It was a truly incredible experience working with the wonderful people at Jo Malone, and we produced a capsule collection that we are really proud of. Learning such a huge amount from the experience has totally changed us, and how we do business. We can’t thank them enough for the opportunity and we’re delighted with the results.
Hypothetical: You can only design in various shades of one colour. What colour would it be?
Ryan: This so difficult! So much of what we do at abigail*ryan is about vibrant, unusual colour combinations, being limited would be nearly impossible for us! If you really could use every shade and tone, I’d probably say blue – going all the way from the inkiest navy to the palest sky, and from the most velvety teal all the way to a most royal purple, would give you a lot of glorious options!
Abigail: I would probably chose green, for very similar reasons to Ryan’s choice… There is such a vast spectrum under the green umbrella, from the palest sugary mint, through to chartreuse, and olive tones (which I love decorating with) right through to teal greens, and chocolate tinged bitter greens… So much choice.
Other than your mobile, what 3 things you leave the house without?
Abigail: This is really hard, I usually carry around half the house! (I use my iPhone as my camera) But after that, money/cards, lactase tablets for Ryan (he is severely lactose intolerant!) and my makeup bag…
Who’s your current favourite up and coming British designer and why?
Abigail: We really love William Chambers work, a Glasgow based milliner. He creates wonderful bold flower forms, and actually made my wedding head-piece, which was a leather floral crown of Camellias and Orchids. He seems to be taking the fashion world by storm, and his success is very well deserved. (If you want to check out Abigail’s head piece by William Chambers, you can see it here – it’s stunning. – The Editor)
Where is your fantasy shopping location?
Abigail: New York! We’ve never been but dearly want to visit ABC Carpet & Home, amongst many others.
Describe what your brand would look like if it were an animal.
Ryan: Some amazing multicoloured swan – all gliding and graceful and elegant, while its legs kick frantically under the water. Or an octopus, swooshing and swirling and changing to all the colours of the rainbow, all eight of its arms working together, like the many different roles we have to adopt within our business to make it whole.
That is definitely a couple of creatures I’d love to see! So what’s next for abigail*ryan?
Ryan: We were recently awarded an innovation grant from the Arts Council of Northern Ireland to develop a new product line, and intend to focus on the giftware side of our business for this launch. With this in mind, we have decided to introduce a full range of gift-able crockery.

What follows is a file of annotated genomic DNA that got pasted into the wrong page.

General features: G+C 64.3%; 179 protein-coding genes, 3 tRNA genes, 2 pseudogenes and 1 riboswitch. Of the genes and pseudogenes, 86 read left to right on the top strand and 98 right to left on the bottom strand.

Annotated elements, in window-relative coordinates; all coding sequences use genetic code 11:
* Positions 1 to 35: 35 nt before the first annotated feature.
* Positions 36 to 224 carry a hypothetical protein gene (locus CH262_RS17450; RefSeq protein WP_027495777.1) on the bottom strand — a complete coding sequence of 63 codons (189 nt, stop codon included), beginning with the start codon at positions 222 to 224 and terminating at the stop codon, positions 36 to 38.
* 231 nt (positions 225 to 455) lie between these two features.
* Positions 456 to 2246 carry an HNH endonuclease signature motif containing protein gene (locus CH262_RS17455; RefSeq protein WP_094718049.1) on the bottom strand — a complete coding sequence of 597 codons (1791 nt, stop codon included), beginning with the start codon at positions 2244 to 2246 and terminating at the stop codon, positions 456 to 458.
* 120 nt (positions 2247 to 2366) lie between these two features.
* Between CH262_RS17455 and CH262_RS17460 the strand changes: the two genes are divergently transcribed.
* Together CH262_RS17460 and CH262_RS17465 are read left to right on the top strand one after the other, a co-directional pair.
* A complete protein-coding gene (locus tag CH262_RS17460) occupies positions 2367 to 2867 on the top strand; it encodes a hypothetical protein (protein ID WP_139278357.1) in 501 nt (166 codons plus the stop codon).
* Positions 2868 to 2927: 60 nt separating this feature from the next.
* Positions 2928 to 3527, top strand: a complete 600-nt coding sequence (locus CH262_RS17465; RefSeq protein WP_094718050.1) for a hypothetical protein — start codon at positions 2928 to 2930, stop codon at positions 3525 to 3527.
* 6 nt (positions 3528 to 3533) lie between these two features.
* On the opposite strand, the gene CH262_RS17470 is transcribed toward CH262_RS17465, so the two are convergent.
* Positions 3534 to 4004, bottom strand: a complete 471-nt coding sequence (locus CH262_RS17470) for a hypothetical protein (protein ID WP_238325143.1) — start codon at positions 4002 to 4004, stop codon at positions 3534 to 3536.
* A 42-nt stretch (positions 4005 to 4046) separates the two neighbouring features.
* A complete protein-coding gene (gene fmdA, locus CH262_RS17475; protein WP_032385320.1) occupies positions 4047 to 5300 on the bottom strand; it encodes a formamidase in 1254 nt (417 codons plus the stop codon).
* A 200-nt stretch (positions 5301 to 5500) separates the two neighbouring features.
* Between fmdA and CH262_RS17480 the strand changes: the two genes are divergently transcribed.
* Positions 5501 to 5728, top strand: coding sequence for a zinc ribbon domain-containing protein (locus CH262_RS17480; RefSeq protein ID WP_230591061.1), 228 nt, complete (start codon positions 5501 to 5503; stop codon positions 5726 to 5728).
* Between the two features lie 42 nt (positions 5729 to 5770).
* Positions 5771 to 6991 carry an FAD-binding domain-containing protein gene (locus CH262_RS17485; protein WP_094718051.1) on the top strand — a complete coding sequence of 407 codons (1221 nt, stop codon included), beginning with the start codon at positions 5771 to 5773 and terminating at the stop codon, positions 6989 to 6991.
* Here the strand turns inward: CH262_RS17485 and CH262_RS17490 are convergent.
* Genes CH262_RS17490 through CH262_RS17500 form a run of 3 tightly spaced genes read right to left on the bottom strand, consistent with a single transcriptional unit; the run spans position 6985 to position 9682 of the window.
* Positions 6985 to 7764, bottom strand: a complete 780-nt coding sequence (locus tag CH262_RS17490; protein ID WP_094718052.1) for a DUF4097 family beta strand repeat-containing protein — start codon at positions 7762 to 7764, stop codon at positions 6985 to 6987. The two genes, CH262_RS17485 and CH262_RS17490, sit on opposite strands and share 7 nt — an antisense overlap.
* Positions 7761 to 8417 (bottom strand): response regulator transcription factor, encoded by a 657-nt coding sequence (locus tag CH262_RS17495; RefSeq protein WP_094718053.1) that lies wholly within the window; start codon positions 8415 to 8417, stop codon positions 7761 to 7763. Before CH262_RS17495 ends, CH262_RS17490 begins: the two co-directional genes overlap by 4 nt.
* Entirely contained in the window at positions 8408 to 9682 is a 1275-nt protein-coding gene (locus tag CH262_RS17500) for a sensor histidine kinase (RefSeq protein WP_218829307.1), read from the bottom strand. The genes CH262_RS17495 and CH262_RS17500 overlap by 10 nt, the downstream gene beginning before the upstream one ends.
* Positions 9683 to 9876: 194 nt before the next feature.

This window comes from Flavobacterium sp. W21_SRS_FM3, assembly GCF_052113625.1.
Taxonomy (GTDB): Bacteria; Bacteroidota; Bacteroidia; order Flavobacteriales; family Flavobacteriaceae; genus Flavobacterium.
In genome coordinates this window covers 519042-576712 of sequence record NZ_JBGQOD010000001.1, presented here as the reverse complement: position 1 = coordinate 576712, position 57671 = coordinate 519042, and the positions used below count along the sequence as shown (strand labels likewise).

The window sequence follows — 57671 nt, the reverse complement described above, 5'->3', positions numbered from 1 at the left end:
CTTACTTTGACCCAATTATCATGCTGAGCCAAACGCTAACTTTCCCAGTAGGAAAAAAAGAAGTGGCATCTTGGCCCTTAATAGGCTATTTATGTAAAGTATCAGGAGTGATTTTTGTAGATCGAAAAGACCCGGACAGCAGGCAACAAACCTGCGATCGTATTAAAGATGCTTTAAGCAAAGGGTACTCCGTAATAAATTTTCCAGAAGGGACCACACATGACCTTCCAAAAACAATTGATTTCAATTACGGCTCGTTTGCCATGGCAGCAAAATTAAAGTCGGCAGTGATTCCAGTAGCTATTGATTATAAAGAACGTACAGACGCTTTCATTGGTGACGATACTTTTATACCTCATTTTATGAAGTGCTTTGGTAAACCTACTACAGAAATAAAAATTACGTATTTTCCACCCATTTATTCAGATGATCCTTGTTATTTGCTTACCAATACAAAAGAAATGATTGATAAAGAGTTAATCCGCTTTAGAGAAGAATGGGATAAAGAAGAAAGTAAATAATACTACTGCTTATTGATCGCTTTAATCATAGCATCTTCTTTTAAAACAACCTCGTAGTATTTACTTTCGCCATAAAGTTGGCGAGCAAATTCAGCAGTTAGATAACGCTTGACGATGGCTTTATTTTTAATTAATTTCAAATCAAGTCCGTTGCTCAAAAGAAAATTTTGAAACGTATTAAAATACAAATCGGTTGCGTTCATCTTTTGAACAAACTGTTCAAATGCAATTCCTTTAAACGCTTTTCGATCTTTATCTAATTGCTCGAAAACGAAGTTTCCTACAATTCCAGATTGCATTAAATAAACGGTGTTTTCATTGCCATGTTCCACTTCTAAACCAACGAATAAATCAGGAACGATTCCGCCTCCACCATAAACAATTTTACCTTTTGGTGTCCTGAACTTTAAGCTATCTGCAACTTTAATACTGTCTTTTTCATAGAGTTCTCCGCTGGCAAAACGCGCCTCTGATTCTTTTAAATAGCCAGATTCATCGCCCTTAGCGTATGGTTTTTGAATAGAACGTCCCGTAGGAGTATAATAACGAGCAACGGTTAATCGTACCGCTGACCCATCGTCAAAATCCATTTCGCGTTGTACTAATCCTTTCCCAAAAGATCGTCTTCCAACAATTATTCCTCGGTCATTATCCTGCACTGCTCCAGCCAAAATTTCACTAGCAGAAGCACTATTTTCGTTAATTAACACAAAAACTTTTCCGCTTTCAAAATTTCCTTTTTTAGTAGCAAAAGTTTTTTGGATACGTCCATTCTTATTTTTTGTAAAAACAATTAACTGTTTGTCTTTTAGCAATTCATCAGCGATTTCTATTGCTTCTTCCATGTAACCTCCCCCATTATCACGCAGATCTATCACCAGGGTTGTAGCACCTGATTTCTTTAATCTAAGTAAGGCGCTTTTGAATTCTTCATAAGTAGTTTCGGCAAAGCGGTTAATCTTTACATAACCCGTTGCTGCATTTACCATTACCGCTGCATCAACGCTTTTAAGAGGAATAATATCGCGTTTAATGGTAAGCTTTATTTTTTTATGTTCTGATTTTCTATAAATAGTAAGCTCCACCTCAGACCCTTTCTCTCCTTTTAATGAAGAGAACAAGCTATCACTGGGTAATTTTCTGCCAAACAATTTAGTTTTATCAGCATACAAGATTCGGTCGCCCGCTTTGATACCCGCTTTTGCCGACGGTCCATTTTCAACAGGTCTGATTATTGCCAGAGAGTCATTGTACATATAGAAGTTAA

This is a really thrilling opportunity, as we both have a deep love for ceramics, and are so excited to be bringing these products to market. With luck, we will have a full range of crockery, all decorated with our signature vibrant botanical patterns, launching just in time for Christmas.
Sounds very exciting! What advice would you give to someone else looking to start their own business?
Ryan: For someone starting out, we would say that you need to be resilient.
You will fail. And you will probably fail again. Suppliers will let you down, designs won’t work as you hoped, plans will fall through, opportunities will vanish, guaranteed orders will never materialise, etc., etc. you just need to stick at it. Be the absolute best you can be, and know it, believe it, garner more self belief than you thought possible, because you need it!
If you know you’re doing your best, if you know your work is the best it can be, the best quality it can be, the highest standard it can be, you know your pricing is researched and justifiable, you know you have done your market research and you are certain of everything else, then you can stand by your work 100%. Setting up a business is hard enough without having a slither of doubt about what you’re doing, and you need to have the belief in yourself, and what you’re offering the market, to keep you steady if the road gets bumpy. Remember, though, that the strive for perfection is the enemy of progress – usually, good enough is the best it can be.
Always, always, always have a contingency plan. We forget this one over and over again and it causes more stress and aggravation than you can imagine! Make more samples than you think you’ll need, budget far more than you think things will cost, post everything insured and recorded (and make sure you can post it again should something go wrong), make lists and check them twice, then list everything again and double check that list, too!
Finally, I would say, don’t go in blindly. You will learn a huge amount from your failures, as well as your successes, oftentimes more, so don’t be afraid of them. But don’t court them, either – do a little bit of research. Talk to people, read books, risk rejection, maybe even do an internship. Any and all preparation you can do will pay dividends.
Huge thanks to Abigail and Ryan for answering my questions! If you’d like to check out all their products, visit their website, abigail*ryan. You can follow along on their inspiration and adventures via their blog and their instagram account.